TAIPEI Apple is developing its own main power management chips to be used in iPhones as early as next year, according to industry sources, as the tech giant's quest for design self-sufficiency continues to shake up its supply chain.
The main power management chip controls an iPhone's charging function, battery management and energy consumption. It is one of the most important and expensive components after core processors, modems and memory chips. "Based on Apple's current plan, as many as half of the power management chips used in iPhones next year will be developed in-house," said one of the sources.
Another person said that while Apple is indeed developing its own power management chips, the time frame is not fixed and could be pushed back to 2019.
The news came as a particular blow for Dialog Semiconductor, the U.K. developer that designs and supplies power management chips for Apple. The company saw its shares dip 19.16% in Frankfurt shortly after the Nikkei Asian Review reported on Apple's latest plans on Nov. 30.
On Dec. 4, Dialog confirmed for the first time that Apple, its largest customer, is capable of designing its own power management chips for iPhones. A company spokesman said that while Dialog does not foresee this having an impact on its business in 2018, it will not know Apple's decision for 2019 until February. Dialog's shares closed that day down more than 24% at a more than three-year low.
According to a Dec. 5 regulatory filing, Beijing-backed chip conglomerate Tsinghua Unigroup indirectly increased its stake in Dialog to 7.15% after the latter's shares crashed. Tsinghua has been aggressively pursuing overseas acquisitions, though the U.S. has blocked some of its attempted takeovers of Western chip-makers due to national security concerns.
Currently, the main power management chips for the iPhone, iPad and Apple Watch are designed exclusively by Dialog, according to Credit Suisse. Apple accounted for 74% of the U.K. company's revenue in 2016.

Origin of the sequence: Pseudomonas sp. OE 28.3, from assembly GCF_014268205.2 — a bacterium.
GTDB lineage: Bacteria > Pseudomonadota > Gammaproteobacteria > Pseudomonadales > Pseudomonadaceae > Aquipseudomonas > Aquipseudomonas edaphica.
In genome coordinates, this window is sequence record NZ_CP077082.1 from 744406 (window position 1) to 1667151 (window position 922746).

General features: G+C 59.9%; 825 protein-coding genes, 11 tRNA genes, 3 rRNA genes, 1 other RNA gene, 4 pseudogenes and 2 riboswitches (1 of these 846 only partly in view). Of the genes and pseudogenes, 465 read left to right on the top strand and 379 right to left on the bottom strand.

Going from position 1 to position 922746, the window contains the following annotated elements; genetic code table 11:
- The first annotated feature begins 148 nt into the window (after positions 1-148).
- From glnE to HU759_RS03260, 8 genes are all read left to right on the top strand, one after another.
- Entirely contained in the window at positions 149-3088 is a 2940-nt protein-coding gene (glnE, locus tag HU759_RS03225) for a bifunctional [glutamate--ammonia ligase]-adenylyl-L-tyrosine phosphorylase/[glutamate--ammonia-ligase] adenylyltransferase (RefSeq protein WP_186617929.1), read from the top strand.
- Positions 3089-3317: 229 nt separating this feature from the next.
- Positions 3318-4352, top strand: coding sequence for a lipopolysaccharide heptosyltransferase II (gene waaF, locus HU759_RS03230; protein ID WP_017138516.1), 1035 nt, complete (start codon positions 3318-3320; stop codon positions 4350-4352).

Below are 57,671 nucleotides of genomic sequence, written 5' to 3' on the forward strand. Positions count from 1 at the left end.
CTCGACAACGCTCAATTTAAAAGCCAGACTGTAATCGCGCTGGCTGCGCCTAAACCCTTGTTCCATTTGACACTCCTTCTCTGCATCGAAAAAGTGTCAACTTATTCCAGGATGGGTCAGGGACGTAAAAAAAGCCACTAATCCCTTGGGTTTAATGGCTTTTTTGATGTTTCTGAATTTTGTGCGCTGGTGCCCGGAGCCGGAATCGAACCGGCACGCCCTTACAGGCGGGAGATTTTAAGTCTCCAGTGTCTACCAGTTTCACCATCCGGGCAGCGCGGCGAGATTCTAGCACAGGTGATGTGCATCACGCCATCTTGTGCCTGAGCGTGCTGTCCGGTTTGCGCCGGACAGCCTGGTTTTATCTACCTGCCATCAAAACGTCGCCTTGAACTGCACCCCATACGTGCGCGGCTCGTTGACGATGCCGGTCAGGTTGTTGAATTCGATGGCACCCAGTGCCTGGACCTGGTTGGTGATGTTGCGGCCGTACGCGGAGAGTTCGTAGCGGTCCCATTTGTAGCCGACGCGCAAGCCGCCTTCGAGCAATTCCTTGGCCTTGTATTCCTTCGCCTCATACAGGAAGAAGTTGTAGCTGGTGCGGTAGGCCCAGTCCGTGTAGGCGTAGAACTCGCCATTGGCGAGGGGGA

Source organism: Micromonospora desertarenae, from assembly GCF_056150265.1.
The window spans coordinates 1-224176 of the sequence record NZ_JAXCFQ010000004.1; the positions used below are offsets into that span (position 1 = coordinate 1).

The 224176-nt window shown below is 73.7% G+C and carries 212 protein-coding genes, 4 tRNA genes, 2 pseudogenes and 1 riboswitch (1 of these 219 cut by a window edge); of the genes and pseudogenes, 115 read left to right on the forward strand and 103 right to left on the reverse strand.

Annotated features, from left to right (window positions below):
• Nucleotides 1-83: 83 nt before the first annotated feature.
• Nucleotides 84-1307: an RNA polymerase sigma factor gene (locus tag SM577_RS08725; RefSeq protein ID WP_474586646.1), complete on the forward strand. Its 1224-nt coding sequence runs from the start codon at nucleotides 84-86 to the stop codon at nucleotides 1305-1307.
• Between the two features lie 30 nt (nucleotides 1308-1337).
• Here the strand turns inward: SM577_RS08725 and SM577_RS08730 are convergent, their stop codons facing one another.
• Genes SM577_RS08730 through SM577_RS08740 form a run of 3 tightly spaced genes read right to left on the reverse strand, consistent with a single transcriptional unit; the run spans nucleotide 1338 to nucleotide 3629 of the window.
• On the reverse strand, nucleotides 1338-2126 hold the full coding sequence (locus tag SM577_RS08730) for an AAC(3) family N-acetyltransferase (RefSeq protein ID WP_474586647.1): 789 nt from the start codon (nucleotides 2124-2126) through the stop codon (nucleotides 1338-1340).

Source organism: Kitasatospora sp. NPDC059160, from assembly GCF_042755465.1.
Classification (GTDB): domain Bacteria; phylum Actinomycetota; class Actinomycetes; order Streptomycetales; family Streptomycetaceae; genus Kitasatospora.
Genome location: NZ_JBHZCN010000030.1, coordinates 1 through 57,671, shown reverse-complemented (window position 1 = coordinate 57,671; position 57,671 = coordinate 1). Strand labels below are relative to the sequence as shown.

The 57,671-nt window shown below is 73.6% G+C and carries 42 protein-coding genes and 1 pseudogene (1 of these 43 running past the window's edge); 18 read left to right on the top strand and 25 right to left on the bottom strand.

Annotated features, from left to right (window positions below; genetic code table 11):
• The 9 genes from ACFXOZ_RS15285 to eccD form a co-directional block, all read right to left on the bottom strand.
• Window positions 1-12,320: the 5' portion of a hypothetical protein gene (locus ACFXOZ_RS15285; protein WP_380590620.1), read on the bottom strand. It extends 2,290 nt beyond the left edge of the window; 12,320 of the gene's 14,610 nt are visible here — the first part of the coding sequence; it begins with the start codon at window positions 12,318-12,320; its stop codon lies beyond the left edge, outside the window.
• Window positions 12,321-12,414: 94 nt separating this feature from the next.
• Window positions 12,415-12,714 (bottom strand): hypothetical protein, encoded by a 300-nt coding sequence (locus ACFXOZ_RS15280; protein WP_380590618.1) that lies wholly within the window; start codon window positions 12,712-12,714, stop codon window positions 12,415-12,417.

SHARPENING ITS EDGE Apple is keen to boost its semiconductor capabilities to better compete in such emerging fields as artificial intelligence and to reduce its reliance on external chip designers. Developing more of its own chips would also put Apple in a better position to integrate software and hardware and create products that stand out from those of its rivals, such as Samsung Electronics and Huawei Technologies, according to analysts.
According to the sources, Apple's in-house power management chip will be the most advanced in the industry. That means iPhone users could expect devices capable of delivering better performance with less power consumption.
The new chips will be solely manufactured by Taiwan Semiconductor Manufacturing Co., the world's largest contract chipmaker, according to the industry sources. TSMC has been the sole manufacturer of core processor chips for the iPhone since 2016. The Taiwanese company also currently makes Dialog's power management chips for the device.
Apple was TSMC's No. 1 customer in 2016, accounting for 17% of the chipmaker's overall revenue. That figure will grow to around 20% in 2017 and continue to rise in 2018, according to Bernstein Research.
The U.S. tech giant already designs its own core processors. It also builds its own fingerprint chips, as well as a connection chip used to pair its wireless headphones with other Apple products.
Apple is also building its own graphic processor and will no longer use ones provided by Imagination Technologies within 15 months to two years, the British chip designer said in a statement in April.
That decision was a crushing blow for Imagination. Apple was its No. 1 customer, accounting for over half of its revenue. The chip designer eventually sold itself to Canyon Bridge, a private equity investment fund backed by state-owned Chinese fund Yitai Capital, in September.
TSMC spokeswoman Elizabeth Sun declined to comment on Apple's plans, saying the company does not comment on any particular customer's business.
Apple did not respond to requests for comment.
Nikkei staff writers Debby Wu and Kensaku Ihara in Taipei contributed to this report.